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Asia Development Bank builds bridge in Bangladesh

Bangladesh's infrastructure is in a catastrophic state. Projects financed by the Asian Development Bank seek to change that. Bettina Stehkämper examined a new bridge that's made the lives of 200,000 people easier.

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ADB bridge project in Bangladesh

From Jessore in southwestern Bangladesh, we travel 30 kilometers further to Narikelbari. The air-conditioning in the bus is set to only slightly above freezing. Outside, the traffic consists of unholy chaos. Huge potholes. Adventurous rickshaw drivers transporting four meter-long tree trunks. A tangle of overflowing buses, with passengers hanging onto the roofs. Children darting through the labyrinth of vehicles. A cacophony of honks and beeps, guiding a choreography incomprehensible to anyone but the local drivers.

After an hour and a half of driving in a serpentine line, we come to a stop. A stage has been constructed in the middle of the street, draped in huge, colorful cloths, meant to protect against the blazing sun. Hundreds of people in their best clothes line the streets or sit on the stage.

At first we think we’ve arrived at a wedding. But then we discover the fuss is actually all about us - a small delegation of German journalists, representatives of the German state-owned development bank, KfW, and the Asian Development Bank (ADB).

The banks are responsible for financing the construction of a 90-meter bridge over the Chitra River. For anyone coming from a country where reactions to road construction range from opposition to annoyance, and even indifference, the celebratory mood is not immediately understandable.

Bangladesch Entwicklungsbank Projekte Fluss Narikelbari

Crossing the Chitra River used to be dangerous

90 meters of concrete can mean the world

Around 150,000 residents live on both sides of the river, among them 15-year-old Rume, who immediately befriends our group. "I want to be a doctor," she says. "I’m in the tenth grade."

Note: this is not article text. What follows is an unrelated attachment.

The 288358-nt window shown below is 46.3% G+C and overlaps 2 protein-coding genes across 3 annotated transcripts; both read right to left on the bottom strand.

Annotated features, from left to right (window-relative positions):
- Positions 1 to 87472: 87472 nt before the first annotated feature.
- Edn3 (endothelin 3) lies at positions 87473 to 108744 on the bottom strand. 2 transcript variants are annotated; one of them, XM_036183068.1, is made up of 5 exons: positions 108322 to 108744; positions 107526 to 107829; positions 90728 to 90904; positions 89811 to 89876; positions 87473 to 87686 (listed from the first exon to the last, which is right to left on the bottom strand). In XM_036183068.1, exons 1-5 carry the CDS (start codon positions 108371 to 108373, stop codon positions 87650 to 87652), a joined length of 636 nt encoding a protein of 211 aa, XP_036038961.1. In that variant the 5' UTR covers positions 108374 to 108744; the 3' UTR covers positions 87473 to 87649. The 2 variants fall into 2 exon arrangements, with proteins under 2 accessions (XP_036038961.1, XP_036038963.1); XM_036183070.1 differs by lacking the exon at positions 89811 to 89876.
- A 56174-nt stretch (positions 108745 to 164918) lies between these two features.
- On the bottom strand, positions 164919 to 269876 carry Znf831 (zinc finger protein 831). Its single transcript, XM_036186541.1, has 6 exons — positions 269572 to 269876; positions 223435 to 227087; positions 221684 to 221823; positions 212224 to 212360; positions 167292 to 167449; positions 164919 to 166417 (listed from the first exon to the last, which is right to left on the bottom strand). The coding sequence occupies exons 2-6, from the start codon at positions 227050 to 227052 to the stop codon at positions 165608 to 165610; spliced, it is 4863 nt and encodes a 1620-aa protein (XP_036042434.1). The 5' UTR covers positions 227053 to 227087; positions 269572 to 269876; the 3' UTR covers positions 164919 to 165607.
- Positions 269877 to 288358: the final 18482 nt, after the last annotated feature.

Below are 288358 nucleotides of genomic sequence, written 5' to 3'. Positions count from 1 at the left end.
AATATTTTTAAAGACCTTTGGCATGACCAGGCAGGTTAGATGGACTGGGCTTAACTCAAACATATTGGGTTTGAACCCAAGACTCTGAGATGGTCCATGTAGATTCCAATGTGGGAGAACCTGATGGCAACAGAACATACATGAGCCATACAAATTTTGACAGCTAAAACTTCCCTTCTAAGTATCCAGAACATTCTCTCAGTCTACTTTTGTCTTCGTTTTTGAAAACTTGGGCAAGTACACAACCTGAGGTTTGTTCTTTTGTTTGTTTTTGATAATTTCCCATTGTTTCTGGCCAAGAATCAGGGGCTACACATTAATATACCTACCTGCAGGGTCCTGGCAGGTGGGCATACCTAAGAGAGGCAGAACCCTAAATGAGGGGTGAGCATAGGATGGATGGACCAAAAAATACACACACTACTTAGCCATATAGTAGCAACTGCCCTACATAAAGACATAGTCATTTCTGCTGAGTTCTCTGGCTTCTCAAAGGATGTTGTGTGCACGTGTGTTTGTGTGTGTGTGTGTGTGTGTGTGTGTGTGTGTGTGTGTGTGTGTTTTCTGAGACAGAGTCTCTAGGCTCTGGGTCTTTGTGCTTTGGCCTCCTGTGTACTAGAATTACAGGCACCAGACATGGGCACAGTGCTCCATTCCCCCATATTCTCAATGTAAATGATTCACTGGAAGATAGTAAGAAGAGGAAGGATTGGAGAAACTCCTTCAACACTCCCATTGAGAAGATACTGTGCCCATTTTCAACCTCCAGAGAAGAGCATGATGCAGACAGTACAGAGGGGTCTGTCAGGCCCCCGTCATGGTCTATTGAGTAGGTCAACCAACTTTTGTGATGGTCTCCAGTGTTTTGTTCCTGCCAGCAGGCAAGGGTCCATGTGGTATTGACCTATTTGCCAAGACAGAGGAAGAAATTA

But she says learning is difficult. She has to cross the river everyday, and is often late. "There’s mud and water everywhere. Our books and clothes get wet."

And the monsoon season makes her commute even harder. She has to cross a rickety walkway battered by torrential rain, to take a ramshackle boat to school. The new bridge means she can make it to school without any problems all year long.

Bangladesch Entwicklungsbank Projekte Markt in Narikelbari

Mukti Sikder sells dresses and flip-flops at the upgraded market square

A safer rainy season

The lives of farmers and traders are also set to change. In addition to the bridge, the ADB and KfW have also fixed streets and the local market square.

As a result, hundreds of day laborers have had work since 2014. Now they can transport their wares across the river and keep them dry until they’re sold at the market stands, even during the six-to-nine-month rainy season.

Part of the market stands are reserved for women, a condition the KfW pushed forward especially strongly. Mukti Sikder, 25, is a business owner. She carefully arranges dresses and flip-flops around her stand.

"The businesses created through the bridge are good for us," she says. "I can now be financially independent. It’ll only get better from now on."

Flood protection as a condition for development

Bangladesh has half of Germany’s land surface area, but double the population, at 160 million people. Countless rivers snake through the country, which lies only slightly above sea level. The people are hardly protected against flooding - and against the subsequent loss of land and home.

"Without flood protection, the tide washes away plants, and markets and residential areas are often submerged under water," says Elma Morsheda. She’s in charge of flood protection in the 1.6 million-strong city of Khulna. The river Bhairab, which passes through Khulna, rises six meters higher in the rainy season.

"The people lose their income and livelihoods," she says.

But ADB and KfW have invested in fixing the dikes, helping around 200,000 now able to profit from better coastal protection and from the streets constructed well above sea level. Many areas of Bangladesh, especially rural ones, can only dream of such development.

Days later, we’re back in Berlin. The taxi driver warns us of a major traffic jam along the highway, saying we might need an extra five minutes. Never have I been able to take a traffic warning as lightly as in that moment.

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